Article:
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Thread: Isle Royale wolf-prey issues

  1. #1
    BC12D-4-85's Avatar
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    Isle Royale wolf-prey issues

    Here's some recent news from one of my old time towns regarding wolf-prey issues on Isle Royale in western Lake Superior: https://www.sooeveningnews.com/news/...-national-park Back in the late'50's when the study was done they were estimated in the 20's...plus minus during winter when ice prevailed between land groups.

    It's been a research and money grant focus for a very long time. Read only if interested in the history of wildlife experiments and documentation. We see them flying and sometimes ask what and why.

    Back in the mid-last Century here's a background of L. David Mech's studies: http://npshistory.com/series/fauna/7.pdf Credit to Donald Murray and his 90 Champ for the aerial logistics.

    Gary
    Last edited by BC12D-4-85; 03-24-2019 at 10:47 AM.

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    Grandson Don Murray is still flying the same Champ and has been flying beaver surveys on the island.
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    BC12D-4-85's Avatar
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    Thank you for the update on the Champ and family ties to that area. The newspaper article suggests now there's too many moose and too few wolves. We studied Mech's work in a wildlife sampling class here in Fairbanks but I've never been to Isle Royale.

    What's your thoughts on this wolf intro program and value other than to those that study these things? Do they have both oars in the water?

    And some recent news regarding a transported wolf that escaped maybe lonely for the mainland: https://www.freep.com/story/news/loc...la/2790996002/

    Edit: Isle Royale National Park Rules and info: https://www.nps.gov/isro/index.htm

    Gary
    Last edited by BC12D-4-85; 03-25-2019 at 12:35 AM.
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    mvivion's Avatar
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    Gary, Gary, Gary........after all these years in Alaska, you haven’t learned to never use the “W Word” in polite company?

    MTV

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    BC12D-4-85's Avatar
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    Aww Mike just interested in that place and learning about what's changed since the mid-'40's when I was born and raised in the UP. The report above has some interesting and easy to read history about recollections of locals regarding wildlife that have come and gone. Just thought some current pilots that fly the area may have observed moose and wolf.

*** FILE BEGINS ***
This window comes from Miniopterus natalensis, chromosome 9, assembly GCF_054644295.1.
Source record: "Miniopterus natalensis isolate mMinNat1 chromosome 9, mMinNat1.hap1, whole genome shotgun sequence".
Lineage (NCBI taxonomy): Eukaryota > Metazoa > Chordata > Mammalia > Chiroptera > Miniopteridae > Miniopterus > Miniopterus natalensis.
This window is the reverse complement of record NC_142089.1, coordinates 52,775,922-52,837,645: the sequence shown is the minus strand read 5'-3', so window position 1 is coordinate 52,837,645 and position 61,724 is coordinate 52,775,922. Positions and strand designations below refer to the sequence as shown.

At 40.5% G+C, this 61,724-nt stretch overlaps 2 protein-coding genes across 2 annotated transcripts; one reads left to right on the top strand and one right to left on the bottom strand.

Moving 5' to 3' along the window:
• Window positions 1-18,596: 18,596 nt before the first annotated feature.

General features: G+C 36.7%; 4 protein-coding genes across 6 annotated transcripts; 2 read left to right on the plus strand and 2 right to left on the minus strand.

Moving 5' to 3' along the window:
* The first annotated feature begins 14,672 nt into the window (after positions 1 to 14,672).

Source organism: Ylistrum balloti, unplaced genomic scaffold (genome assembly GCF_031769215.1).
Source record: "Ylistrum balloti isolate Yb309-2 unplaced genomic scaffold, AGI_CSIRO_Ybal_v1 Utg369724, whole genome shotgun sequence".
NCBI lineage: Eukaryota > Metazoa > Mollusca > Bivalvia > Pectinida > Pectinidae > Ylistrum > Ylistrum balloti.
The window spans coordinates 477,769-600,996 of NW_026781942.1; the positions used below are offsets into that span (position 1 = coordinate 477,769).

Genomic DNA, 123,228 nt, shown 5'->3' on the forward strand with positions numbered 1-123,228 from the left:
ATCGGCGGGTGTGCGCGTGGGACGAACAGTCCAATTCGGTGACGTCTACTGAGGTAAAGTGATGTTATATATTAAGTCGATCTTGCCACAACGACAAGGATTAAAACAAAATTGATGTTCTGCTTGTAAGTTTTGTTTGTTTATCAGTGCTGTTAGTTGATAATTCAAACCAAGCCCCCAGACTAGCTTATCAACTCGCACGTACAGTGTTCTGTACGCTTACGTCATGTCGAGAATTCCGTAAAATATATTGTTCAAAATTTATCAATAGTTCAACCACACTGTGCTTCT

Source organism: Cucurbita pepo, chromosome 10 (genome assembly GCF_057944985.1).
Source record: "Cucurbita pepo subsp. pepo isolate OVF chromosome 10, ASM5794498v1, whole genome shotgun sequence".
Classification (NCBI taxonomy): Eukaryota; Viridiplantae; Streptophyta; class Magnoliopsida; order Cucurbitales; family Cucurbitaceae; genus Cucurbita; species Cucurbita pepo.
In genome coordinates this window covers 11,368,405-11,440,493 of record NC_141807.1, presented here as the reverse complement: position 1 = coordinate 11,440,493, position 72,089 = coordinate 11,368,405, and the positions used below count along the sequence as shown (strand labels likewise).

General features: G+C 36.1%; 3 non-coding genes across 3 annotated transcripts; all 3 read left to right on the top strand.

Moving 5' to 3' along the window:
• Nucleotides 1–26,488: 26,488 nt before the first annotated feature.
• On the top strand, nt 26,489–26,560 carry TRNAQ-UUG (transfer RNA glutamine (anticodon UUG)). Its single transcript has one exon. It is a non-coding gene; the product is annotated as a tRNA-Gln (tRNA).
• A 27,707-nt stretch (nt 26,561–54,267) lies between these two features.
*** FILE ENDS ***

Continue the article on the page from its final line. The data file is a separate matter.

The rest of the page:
Did you venture over there when you were in Crookston? It's been in the '50's here and now we're having a good rain event so changes for March in Fairbanks.

    Gary

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    mvivion's Avatar
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    Gary,

    Nope, never got to Isle Royale, but that UP is some pretty country, no doubt.

    Just poking at you.

    MTV

  7. #7
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    I guess I should go and see when the Park is open. Glaciers cut through there and it's unique. Maybe a boat or floatplane trip and tour. The turnover of wildlife (coyotes for example) is very interesting as they cling like cloth to most habitat. No dogs allowed tho as Parvo got transferred in 1980 and ran through the wolves pretty good.

    The Great Lakes shipping season opened through the Soo Locks today so maybe no more ice bridges from the mainland for travellers to and from Isle Royale this year.

    Gary
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    Heaven forbid that they just issue a few more moose permits and let someone benefit from the meat a little. Now they have a program with no brakes.... been there and seen (still are seeing) the results. I feel sorry for the moose. Way too many "book educated" and no common sense anymore.
    Nuff said.
    John
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  9. #9
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    In the predator-prey study report above in #1 this population growth and later crash for wolves and moose was noted before. Here in this recent summary the dynamic variation is described again during more recent years for both wolves and moose. It's interesting and lays out why the study: https://isleroyalewolf.org/overview/..._a_glance.html

    Some of the recent workers: https://isleroyalewolf.org/wolfhome/people.html

    Too bad the mainland bears haven't decided to swim that far yet. Maybe they have but just one won't work for very long.

    Gary
    Last edited by BC12D-4-85; 03-25-2019 at 10:48 PM.

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